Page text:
EXAMPLE 6

In the present example, in place of the layers 10 and 11 formed in Example 5, an enzyme layer was formed on the CMC layer 12 by dropping thereon a mixture solution containing Nocardia-derived ChOD, potassium ferricyanide, Pseudomonas-derived ChE and n-octyl-β-D-thioglucoside, followed by drying.

In this way, a cholesterol sensor of Example 6 was produced and the sensor response to the cholesterol standard solution was evaluated in the same manner as in Example 1.

EXAMPLE 7

In the present example, a cholesterol sensor as shown in FIG. 6 was produced.

First, the CMC layer 7, the layer 10 and the layer 11 were formed on the electrode system disposed on the base plate 1 in the same manner as in Example 4. Then, another CMC layer 12, the layer 10 and the layer 11 were also formed over the surface 17 of the cover exposed to the space for constituting the sample solution supply pathway in the same manner as in Example 5.

In this way, a cholesterol sensor of Example 7 was produced and the sensor response to the cholesterol standard solution was evaluated in the same manner as in Example 1.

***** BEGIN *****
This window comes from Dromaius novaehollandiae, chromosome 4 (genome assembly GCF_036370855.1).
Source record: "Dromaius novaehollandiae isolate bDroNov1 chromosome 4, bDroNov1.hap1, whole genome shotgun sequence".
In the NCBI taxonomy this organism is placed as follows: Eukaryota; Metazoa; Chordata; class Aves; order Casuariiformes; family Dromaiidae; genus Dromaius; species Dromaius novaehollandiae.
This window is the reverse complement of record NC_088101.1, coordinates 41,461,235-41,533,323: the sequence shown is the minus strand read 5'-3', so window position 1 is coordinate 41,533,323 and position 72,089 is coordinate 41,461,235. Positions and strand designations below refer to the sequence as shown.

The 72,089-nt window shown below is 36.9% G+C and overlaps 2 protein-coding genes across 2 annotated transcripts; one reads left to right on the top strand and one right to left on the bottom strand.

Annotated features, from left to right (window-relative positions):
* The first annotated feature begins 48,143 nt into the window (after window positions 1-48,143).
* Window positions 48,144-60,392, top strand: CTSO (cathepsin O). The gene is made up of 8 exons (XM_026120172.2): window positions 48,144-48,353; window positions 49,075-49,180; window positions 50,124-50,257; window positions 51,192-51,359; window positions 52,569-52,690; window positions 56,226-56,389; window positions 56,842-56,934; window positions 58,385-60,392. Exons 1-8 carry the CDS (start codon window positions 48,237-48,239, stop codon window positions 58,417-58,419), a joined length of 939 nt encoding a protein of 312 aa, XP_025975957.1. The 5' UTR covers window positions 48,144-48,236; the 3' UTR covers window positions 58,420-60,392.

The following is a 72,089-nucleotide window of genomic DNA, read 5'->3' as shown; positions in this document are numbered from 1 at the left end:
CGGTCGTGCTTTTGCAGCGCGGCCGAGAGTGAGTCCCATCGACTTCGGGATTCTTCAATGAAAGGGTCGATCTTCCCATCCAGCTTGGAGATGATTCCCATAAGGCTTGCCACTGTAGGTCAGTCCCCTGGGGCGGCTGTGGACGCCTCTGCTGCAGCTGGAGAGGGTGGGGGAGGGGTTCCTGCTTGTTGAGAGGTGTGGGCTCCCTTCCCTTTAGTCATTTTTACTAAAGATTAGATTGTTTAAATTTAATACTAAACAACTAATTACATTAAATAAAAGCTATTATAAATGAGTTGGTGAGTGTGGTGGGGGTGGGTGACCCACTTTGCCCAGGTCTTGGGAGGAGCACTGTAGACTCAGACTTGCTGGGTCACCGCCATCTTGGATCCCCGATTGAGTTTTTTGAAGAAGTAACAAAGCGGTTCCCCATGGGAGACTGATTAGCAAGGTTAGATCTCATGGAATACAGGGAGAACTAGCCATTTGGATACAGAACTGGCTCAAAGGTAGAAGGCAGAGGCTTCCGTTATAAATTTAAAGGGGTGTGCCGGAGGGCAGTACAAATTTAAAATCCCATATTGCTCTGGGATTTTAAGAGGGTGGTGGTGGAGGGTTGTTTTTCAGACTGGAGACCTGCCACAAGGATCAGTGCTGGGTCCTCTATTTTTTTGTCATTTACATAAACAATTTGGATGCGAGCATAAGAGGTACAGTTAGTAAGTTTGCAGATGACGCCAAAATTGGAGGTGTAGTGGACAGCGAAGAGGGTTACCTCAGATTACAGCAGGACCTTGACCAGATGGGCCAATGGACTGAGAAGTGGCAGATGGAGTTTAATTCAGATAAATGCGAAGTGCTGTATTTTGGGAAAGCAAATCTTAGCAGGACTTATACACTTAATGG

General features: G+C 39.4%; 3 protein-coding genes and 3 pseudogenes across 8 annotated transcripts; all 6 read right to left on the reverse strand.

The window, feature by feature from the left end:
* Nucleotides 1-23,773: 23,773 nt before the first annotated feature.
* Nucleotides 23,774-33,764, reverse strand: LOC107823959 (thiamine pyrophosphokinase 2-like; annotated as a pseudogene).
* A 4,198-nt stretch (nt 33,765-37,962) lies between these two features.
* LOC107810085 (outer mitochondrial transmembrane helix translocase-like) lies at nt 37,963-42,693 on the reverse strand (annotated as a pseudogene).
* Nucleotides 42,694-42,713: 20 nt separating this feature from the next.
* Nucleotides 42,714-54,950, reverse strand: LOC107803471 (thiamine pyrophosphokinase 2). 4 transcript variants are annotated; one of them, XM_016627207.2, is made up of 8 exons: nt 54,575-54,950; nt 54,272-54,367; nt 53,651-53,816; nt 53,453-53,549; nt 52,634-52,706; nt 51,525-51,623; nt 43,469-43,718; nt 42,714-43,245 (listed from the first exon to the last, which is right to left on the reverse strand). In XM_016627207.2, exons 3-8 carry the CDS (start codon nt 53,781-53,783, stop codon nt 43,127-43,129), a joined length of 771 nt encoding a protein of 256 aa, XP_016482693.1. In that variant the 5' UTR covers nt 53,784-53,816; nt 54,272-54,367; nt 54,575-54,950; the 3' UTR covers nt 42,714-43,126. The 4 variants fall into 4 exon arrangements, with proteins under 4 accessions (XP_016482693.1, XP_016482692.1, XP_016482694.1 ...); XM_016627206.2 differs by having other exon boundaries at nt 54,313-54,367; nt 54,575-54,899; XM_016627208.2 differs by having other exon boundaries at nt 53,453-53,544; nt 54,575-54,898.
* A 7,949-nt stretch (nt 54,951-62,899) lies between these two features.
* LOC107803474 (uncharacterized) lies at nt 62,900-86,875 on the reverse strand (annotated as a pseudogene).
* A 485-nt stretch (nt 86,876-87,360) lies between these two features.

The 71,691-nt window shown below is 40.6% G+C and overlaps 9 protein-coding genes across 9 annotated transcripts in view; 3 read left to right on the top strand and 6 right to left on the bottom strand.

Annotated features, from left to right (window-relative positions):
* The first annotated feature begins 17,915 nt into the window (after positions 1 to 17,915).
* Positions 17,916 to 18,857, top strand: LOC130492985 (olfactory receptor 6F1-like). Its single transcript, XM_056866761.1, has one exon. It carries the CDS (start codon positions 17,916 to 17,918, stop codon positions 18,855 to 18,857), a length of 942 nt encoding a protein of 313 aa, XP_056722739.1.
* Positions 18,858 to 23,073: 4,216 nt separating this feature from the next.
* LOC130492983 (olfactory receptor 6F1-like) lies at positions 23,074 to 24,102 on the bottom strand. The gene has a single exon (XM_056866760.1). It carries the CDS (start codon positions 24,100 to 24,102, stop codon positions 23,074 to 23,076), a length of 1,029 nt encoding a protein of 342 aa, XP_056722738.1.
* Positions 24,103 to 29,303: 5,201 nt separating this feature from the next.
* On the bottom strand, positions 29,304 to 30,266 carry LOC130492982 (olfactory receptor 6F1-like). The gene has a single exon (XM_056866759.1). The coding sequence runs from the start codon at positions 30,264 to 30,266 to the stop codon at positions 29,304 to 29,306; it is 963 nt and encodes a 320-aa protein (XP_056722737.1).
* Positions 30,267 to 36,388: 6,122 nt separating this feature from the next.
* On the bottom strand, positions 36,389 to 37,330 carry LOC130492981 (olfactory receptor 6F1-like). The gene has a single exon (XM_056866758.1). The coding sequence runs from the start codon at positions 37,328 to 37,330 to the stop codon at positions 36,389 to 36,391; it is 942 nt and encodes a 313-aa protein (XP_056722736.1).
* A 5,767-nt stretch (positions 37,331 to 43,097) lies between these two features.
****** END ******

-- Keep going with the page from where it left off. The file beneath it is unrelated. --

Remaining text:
In all the cholesterol sensors in accordance with the present invention, the sensor response to the cholesterol standard solution depicted a satisfactory linear relationship with the sum of the molar concentrations of cholesterol and cholesterol ester, that is, the total cholesterol concentration.

As apparent from FIG. 7, the cholesterol sensor of Example 2 that uses 2-propanol, which does not dissolve the enzyme layer, as the solvent for dissolving the surfactant shows a current value close to 0 mV in response to the cholesterol sample solution at a concentration of 0 mg/dl, compared to the cholesterol sensor of Example 3 that uses water, which dissolves the enzyme layer, as the solvent for the surfactant. This may be because perfect separation of the enzyme layer from the surfactant layer in the cholesterol sensor of Example 2 effectively suppressed the adverse influence of the surfactant on the electrode system.

As discussed above, according to the present invention, the enzymes that express enzyme activities by mediation of a surfactant can be reacted effectively in a cholesterol sensor. As a result, a cholesterol sensor which permits short time measurements can be obtained.

Although the present invention has been described in terms of the presently preferred embodiments, it is to be understood that such disclosure is not to be interpreted as limiting. Various alterations and modifications will no doubt become apparent to those skilled in the art to which the present invention pertains, after having read the above disclosure. Accordingly, it is intended that the appended claims be interpreted as covering all alterations and modifications as fall within the true spirit and scope of the invention.

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Classifications
U.S. Classification204/403.8, 204/403.9, 204/403.15, 427/2.13
International ClassificationC12Q1/00
Cooperative ClassificationC12Q1/005
European ClassificationC12Q1/00B6